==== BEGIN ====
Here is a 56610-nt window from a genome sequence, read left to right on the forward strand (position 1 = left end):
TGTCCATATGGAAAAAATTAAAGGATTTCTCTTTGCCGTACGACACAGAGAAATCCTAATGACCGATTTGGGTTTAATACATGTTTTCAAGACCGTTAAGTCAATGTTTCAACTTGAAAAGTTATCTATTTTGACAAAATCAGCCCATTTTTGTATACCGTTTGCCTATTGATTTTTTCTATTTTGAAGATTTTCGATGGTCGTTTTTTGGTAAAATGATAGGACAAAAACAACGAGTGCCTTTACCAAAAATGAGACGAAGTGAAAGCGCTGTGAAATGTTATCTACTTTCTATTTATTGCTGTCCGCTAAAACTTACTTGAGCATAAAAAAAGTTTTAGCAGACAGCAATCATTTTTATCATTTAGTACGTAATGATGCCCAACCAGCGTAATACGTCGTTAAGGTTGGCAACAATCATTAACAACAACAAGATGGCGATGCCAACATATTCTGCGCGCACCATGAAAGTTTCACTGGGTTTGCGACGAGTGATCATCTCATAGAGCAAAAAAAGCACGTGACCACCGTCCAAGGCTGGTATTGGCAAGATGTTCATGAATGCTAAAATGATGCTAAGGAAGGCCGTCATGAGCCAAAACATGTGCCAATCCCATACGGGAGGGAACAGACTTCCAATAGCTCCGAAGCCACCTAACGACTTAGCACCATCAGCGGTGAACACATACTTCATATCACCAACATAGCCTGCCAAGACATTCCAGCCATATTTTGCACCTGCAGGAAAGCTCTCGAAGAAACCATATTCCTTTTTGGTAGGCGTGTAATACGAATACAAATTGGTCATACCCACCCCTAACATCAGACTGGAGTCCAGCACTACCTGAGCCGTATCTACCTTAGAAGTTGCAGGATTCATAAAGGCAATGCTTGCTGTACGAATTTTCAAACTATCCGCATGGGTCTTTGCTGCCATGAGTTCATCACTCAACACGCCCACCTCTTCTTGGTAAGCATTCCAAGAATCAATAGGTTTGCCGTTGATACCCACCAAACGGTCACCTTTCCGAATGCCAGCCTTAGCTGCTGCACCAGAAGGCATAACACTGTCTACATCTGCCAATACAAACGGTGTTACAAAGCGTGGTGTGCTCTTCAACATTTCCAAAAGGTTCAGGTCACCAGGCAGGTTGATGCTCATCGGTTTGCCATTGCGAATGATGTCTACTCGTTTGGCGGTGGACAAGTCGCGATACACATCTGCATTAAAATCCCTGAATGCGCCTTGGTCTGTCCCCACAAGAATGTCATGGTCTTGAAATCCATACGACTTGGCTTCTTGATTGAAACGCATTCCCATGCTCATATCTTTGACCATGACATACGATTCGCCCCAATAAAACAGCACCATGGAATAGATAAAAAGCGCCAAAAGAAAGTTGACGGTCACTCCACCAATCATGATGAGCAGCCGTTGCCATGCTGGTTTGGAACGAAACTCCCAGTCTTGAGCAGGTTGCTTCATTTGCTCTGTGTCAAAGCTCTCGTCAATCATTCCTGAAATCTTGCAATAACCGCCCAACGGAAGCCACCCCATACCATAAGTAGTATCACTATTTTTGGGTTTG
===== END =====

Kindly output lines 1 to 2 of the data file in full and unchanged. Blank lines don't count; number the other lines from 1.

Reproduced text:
Here is a 56610-nt window from a genome sequence, read left to right on the forward strand (position 1 = left end):
TGTCCATATGGAAAAAATTAAAGGATTTCTCTTTGCCGTACGACACAGAGAAATCCTAATGACCGATTTGGGTTTAATACATGTTTTCAAGACCGTTAAGTCAATGTTTCAACTTGAAAAGTTATCTATTTTGACAAAATCAGCCCATTTTTGTATACCGTTTGCCTATTGATTTTTTCTATTTTGAAGATTTTCGATGGTCGTTTTTTGGTAAAATGATAGGACAAAAACAACGAGTGCCTTTACCAAAAATGAGACGAAGTGAAAGCGCTGTGAAATGTTATCTACTTTCTATTTATTGCTGTCCGCTAAAACTTACTTGAGCATAAAAAAAGTTTTAGCAGACAGCAATCATTTTTATCATTTAGTACGTAATGATGCCCAACCAGCGTAATACGTCGTTAAGGTTGGCAACAATCATTAACAACAACAAGATGGCGATGCCAACATATTCTGCGCGCACCATGAAAGTTTCACTGGGTTTGCGACGAGTGATCATCTCATAGAGCAAAAAAAGCACGTGACCACCGTCCAAGGCTGGTATTGGCAAGATGTTCATGAATGCTAAAATGATGCTAAGGAAGGCCGTCATGAGCCAAAACATGTGCCAATCCCATACGGGAGGGAACAGACTTCCAATAGCTCCGAAGCCACCTAACGACTTAGCACCATCAGCGGTGAACACATACTTCATATCACCAACATAGCCTGCCAAGACATTCCAGCCATATTTTGCACCTGCAGGAAAGCTCTCGAAGAAACCATATTCCTTTTTGGTAGGCGTGTAATACGAATACAAATTGGTCATACCCACCCCTAACATCAGACTGGAGTCCAGCACTACCTGAGCCGTATCTACCTTAGAAGTTGCAGGATTCATAAAGGCAATGCTTGCTGTACGAATTTTCAAACTATCCGCATGGGTCTTTGCTGCCATGAGTTCATCACTCAACACGCCCACCTCTTCTTGGTAAGCATTCCAAGAATCAATAGGTTTGCCGTTGATACCCACCAAACGGTCACCTTTCCGAATGCCAGCCTTAGCTGCTGCACCAGAAGGCATAACACTGTCTACATCTGCCAATACAAACGGTGTTACAAAGCGTGGTGTGCTCTTCAACATTTCCAAAAGGTTCAGGTCACCAGGCAGGTTGATGCTCATCGGTTTGCCATTGCGAATGATGTCTACTCGTTTGGCGGTGGACAAGTCGCGATACACATCTGCATTAAAATCCCTGAATGCGCCTTGGTCTGTCCCCACAAGAATGTCATGGTCTTGAAATCCATACGACTTGGCTTCTTGATTGAAACGCATTCCCATGCTCATATCTTTGACCATGACATACGATTCGCCCCAATAAAACAGCACCATGGAATAGATAAAAAGCGCCAAAAGAAAGTTGACGGTCACTCCACCAATCATGATGAGCAGCCGTTGCCATGCTGGTTTGGAACGAAACTCCCAGTCTTGAGCAGGTTGCTTCATTTGCTCTGTGTCAAAGCTCTCGTCAATCATTCCTGAAATCTTGCAATAACCGCCCAACGGAAGCCACCCCATACCATAAGTAGTATCACTATTTTTGGGTTTG